Mid-West Quarterly, The (1913-1918)


Date of this Version



Published in THE MID-WEST QUARTERLY 2:3 (April 1915), pp. 197-229. Published by G.P. Putnam’s Sons & the University of Nebraska.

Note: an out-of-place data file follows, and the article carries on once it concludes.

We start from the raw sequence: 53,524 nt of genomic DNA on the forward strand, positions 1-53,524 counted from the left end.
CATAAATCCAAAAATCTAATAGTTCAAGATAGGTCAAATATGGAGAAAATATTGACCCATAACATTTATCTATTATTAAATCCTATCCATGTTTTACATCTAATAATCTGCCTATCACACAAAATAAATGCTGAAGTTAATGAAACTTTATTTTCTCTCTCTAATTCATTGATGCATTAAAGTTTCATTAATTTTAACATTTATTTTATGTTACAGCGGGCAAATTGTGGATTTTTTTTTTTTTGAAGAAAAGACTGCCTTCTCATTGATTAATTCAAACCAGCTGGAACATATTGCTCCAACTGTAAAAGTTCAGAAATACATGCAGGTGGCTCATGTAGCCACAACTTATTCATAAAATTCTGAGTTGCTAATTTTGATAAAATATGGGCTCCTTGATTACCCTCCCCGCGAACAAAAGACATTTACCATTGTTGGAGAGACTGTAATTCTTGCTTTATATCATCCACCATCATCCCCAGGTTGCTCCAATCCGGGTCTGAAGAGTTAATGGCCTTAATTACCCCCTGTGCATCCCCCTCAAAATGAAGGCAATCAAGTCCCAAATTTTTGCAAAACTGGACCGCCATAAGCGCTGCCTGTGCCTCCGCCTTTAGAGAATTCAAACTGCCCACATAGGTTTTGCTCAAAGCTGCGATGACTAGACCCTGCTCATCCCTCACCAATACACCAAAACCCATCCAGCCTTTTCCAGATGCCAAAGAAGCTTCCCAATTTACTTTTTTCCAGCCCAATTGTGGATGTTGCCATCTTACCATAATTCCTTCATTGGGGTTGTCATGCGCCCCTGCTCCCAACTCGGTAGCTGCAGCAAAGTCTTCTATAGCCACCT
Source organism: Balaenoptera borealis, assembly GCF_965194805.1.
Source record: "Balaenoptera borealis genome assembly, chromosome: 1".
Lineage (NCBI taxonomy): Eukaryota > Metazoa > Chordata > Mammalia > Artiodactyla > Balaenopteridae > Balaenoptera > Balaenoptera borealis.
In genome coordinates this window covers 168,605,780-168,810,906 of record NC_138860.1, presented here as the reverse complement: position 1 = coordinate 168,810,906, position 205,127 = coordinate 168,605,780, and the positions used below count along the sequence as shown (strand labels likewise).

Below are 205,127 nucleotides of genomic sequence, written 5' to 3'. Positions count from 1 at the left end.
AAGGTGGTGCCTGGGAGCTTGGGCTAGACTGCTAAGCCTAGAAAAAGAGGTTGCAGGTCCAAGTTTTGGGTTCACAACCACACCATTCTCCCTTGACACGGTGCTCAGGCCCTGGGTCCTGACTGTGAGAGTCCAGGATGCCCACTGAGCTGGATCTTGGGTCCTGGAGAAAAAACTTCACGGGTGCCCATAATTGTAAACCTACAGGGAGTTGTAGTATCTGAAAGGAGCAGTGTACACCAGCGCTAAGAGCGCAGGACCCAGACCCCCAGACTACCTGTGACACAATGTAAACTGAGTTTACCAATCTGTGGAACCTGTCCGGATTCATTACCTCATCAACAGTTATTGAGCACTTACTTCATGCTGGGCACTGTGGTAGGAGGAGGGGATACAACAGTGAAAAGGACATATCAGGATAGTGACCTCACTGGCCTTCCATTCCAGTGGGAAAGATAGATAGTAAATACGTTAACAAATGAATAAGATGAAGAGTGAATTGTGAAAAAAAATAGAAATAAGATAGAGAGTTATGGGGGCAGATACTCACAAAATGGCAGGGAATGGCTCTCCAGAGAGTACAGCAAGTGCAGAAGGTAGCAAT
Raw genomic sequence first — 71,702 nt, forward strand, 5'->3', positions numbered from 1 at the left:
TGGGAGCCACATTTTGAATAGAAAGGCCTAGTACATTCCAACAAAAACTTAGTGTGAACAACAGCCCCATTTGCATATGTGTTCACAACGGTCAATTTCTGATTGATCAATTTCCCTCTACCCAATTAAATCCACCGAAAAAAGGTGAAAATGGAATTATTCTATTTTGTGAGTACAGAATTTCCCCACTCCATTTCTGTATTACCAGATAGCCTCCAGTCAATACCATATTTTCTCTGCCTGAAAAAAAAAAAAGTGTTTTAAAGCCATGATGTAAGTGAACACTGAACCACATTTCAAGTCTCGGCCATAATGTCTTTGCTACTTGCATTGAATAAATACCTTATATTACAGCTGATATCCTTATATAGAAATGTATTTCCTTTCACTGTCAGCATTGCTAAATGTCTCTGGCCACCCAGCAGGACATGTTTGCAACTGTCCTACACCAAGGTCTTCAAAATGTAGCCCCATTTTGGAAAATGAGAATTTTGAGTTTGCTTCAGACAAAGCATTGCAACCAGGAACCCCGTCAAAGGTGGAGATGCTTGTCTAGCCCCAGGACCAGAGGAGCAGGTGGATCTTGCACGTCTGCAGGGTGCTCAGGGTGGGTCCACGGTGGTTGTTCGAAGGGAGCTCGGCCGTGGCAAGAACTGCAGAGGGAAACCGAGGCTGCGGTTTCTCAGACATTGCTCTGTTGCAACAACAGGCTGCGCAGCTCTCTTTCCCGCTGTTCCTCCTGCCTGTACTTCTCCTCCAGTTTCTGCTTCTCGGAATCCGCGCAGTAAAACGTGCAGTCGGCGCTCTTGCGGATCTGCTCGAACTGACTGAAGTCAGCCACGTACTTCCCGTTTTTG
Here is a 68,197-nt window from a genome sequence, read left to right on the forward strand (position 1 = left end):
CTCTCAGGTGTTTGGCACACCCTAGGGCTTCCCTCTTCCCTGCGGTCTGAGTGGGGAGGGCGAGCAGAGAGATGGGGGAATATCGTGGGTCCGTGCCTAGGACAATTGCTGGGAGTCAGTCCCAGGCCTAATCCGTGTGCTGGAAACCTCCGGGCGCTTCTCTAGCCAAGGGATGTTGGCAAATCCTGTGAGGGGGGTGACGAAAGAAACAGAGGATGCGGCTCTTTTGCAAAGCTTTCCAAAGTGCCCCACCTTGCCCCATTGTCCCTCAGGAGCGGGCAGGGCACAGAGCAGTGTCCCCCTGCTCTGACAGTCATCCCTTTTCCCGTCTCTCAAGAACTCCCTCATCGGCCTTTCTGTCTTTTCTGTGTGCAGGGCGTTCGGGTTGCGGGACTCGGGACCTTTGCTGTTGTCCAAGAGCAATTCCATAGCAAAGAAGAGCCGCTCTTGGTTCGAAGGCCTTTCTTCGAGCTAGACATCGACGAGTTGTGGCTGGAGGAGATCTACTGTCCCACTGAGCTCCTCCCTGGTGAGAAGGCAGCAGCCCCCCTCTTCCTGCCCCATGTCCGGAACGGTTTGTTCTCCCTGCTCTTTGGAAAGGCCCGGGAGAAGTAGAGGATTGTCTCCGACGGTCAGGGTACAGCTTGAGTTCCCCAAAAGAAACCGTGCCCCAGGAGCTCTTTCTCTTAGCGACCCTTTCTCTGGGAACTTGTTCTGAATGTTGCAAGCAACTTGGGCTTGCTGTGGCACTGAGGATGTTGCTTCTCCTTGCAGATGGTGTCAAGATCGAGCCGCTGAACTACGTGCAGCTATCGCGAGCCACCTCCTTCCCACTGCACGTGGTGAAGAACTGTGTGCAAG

When on August 1, 1914, the fateful news came over the wires that Europe stood at Armageddon, the people of this country were scarcely able to accept the fact, for it was difficult to understand why the flower of European manhood should be sent forth in arms to shatter the cultural and material progress of a century. But to the close student of European diplomacy it has long been evident that some day the conflicting interests of the Great Powers and some of the smaller states, an intricate system of alliances, ententes, and secret agreements, and the armaments accumulated in the last generation must produce a "catastrophe - of which it is impossible to measure either the dimensions or the effects" (Mr. Asquith). The various peoples involved have been preparing against the Great War till most of them were near the end of their resources, and now that it has come, they have accepted their fate calmly and bravely, on the ground that even defeat is preferable to uncertainty. The historian, however,. is impressed by the peculiar alignment of the warring nations~ It is the first war between Austria and Russia, the first between England and Germany, the first since 1763 between Germany and Russia. Except for the Crimean War, France and England have not fought together since the seventeenth century, nor England and Russia since the struggle against Napoleon, with whose country they are both now in alliance.